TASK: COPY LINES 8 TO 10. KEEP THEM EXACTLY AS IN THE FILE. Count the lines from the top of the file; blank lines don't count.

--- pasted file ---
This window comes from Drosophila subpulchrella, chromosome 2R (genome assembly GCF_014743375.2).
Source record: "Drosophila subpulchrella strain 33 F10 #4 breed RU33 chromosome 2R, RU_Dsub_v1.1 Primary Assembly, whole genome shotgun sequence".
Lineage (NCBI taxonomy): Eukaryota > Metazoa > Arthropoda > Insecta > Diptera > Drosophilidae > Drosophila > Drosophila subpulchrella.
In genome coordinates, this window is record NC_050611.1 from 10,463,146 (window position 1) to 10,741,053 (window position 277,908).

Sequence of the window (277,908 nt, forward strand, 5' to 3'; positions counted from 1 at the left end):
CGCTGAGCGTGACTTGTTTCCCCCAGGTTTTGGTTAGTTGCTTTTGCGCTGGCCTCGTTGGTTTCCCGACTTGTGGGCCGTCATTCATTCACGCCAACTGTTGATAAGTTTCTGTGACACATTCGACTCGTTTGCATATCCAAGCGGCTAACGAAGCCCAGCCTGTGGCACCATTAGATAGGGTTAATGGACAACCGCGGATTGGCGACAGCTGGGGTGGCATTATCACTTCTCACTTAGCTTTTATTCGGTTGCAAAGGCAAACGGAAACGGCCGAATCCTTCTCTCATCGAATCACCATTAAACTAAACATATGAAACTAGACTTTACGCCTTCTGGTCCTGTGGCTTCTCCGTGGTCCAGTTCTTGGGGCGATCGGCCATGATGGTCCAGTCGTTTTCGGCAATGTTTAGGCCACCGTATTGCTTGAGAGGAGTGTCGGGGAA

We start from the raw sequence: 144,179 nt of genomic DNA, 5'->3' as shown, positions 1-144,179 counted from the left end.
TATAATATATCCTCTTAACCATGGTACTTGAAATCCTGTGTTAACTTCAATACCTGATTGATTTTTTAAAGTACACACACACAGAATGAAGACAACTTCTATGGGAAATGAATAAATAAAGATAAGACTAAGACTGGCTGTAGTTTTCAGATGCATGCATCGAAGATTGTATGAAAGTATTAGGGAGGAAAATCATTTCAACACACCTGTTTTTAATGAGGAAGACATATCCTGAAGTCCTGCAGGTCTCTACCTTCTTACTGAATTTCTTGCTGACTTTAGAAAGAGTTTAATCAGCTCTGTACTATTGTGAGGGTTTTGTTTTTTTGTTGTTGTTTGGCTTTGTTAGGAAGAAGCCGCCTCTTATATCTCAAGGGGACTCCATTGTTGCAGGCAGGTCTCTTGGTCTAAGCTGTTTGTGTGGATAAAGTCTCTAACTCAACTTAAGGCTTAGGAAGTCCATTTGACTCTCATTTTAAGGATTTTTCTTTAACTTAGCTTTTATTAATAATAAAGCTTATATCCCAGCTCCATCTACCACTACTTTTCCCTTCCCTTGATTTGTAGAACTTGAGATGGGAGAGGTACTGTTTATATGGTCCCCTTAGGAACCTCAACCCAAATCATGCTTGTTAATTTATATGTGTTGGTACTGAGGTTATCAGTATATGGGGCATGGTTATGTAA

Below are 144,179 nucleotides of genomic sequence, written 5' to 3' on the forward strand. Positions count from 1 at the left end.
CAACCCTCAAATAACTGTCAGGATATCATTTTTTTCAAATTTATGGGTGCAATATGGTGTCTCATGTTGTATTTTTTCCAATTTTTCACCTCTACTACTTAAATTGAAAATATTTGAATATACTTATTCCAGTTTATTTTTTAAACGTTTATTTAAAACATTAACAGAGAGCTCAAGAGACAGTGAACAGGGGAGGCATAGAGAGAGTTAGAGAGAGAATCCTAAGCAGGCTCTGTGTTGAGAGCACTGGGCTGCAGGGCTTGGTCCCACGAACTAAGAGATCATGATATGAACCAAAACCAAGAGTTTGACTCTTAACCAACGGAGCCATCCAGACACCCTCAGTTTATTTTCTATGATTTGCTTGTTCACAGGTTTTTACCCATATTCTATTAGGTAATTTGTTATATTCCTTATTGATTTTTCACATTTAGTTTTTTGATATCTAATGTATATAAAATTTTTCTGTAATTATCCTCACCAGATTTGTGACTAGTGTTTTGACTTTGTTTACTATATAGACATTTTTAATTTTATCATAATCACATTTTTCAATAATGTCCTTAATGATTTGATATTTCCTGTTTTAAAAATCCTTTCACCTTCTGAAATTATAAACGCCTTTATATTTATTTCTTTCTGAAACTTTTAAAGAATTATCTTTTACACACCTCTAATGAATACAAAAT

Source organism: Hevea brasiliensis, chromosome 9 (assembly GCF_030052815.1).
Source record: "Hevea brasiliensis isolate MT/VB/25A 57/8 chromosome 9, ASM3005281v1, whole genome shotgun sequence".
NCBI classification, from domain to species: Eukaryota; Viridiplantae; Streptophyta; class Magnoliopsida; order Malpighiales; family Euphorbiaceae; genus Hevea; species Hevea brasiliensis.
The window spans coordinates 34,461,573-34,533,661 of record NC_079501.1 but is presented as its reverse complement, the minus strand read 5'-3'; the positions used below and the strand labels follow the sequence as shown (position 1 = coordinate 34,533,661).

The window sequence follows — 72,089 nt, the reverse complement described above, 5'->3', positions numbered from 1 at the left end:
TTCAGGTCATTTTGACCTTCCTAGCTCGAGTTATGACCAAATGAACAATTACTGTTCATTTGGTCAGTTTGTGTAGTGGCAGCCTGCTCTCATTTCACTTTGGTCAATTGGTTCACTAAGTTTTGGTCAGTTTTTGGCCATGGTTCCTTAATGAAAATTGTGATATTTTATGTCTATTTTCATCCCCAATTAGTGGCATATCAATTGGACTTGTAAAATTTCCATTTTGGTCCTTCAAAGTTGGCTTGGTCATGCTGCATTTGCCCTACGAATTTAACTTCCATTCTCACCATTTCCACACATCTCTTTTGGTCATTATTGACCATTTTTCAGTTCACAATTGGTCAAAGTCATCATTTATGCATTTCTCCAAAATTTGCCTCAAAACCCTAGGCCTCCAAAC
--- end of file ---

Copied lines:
TATAATATATCCTCTTAACCATGGTACTTGAAATCCTGTGTTAACTTCAATACCTGATTGATTTTTTAAAGTACACACACACAGAATGAAGACAACTTCTATGGGAAATGAATAAATAAAGATAAGACTAAGACTGGCTGTAGTTTTCAGATGCATGCATCGAAGATTGTATGAAAGTATTAGGGAGGAAAATCATTTCAACACACCTGTTTTTAATGAGGAAGACATATCCTGAAGTCCTGCAGGTCTCTACCTTCTTACTGAATTTCTTGCTGACTTTAGAAAGAGTTTAATCAGCTCTGTACTATTGTGAGGGTTTTGTTTTTTTGTTGTTGTTTGGCTTTGTTAGGAAGAAGCCGCCTCTTATATCTCAAGGGGACTCCATTGTTGCAGGCAGGTCTCTTGGTCTAAGCTGTTTGTGTGGATAAAGTCTCTAACTCAACTTAAGGCTTAGGAAGTCCATTTGACTCTCATTTTAAGGATTTTTCTTTAACTTAGCTTTTATTAATAATAAAGCTTATATCCCAGCTCCATCTACCACTACTTTTCCCTTCCCTTGATTTGTAGAACTTGAGATGGGAGAGGTACTGTTTATATGGTCCCCTTAGGAACCTCAACCCAAATCATGCTTGTTAATTTATATGTGTTGGTACTGAGGTTATCAGTATATGGGGCATGGTTATGTAA

Below are 144,179 nucleotides of genomic sequence, written 5' to 3' on the forward strand. Positions count from 1 at the left end.
CAACCCTCAAATAACTGTCAGGATATCATTTTTTTCAAATTTATGGGTGCAATATGGTGTCTCATGTTGTATTTTTTCCAATTTTTCACCTCTACTACTTAAATTGAAAATATTTGAATATACTTATTCCAGTTTATTTTTTAAACGTTTATTTAAAACATTAACAGAGAGCTCAAGAGACAGTGAACAGGGGAGGCATAGAGAGAGTTAGAGAGAGAATCCTAAGCAGGCTCTGTGTTGAGAGCACTGGGCTGCAGGGCTTGGTCCCACGAACTAAGAGATCATGATATGAACCAAAACCAAGAGTTTGACTCTTAACCAACGGAGCCATCCAGACACCCTCAGTTTATTTTCTATGATTTGCTTGTTCACAGGTTTTTACCCATATTCTATTAGGTAATTTGTTATATTCCTTATTGATTTTTCACATTTAGTTTTTTGATATCTAATGTATATAAAATTTTTCTGTAATTATCCTCACCAGATTTGTGACTAGTGTTTTGACTTTGTTTACTATATAGACATTTTTAATTTTATCATAATCACATTTTTCAATAATGTCCTTAATGATTTGATATTTCCTGTTTTAAAAATCCTTTCACCTTCTGAAATTATAAACGCCTTTATATTTATTTCTTTCTGAAACTTTTAAAGAATTATCTTTTACACACCTCTAATGAATACAAAAT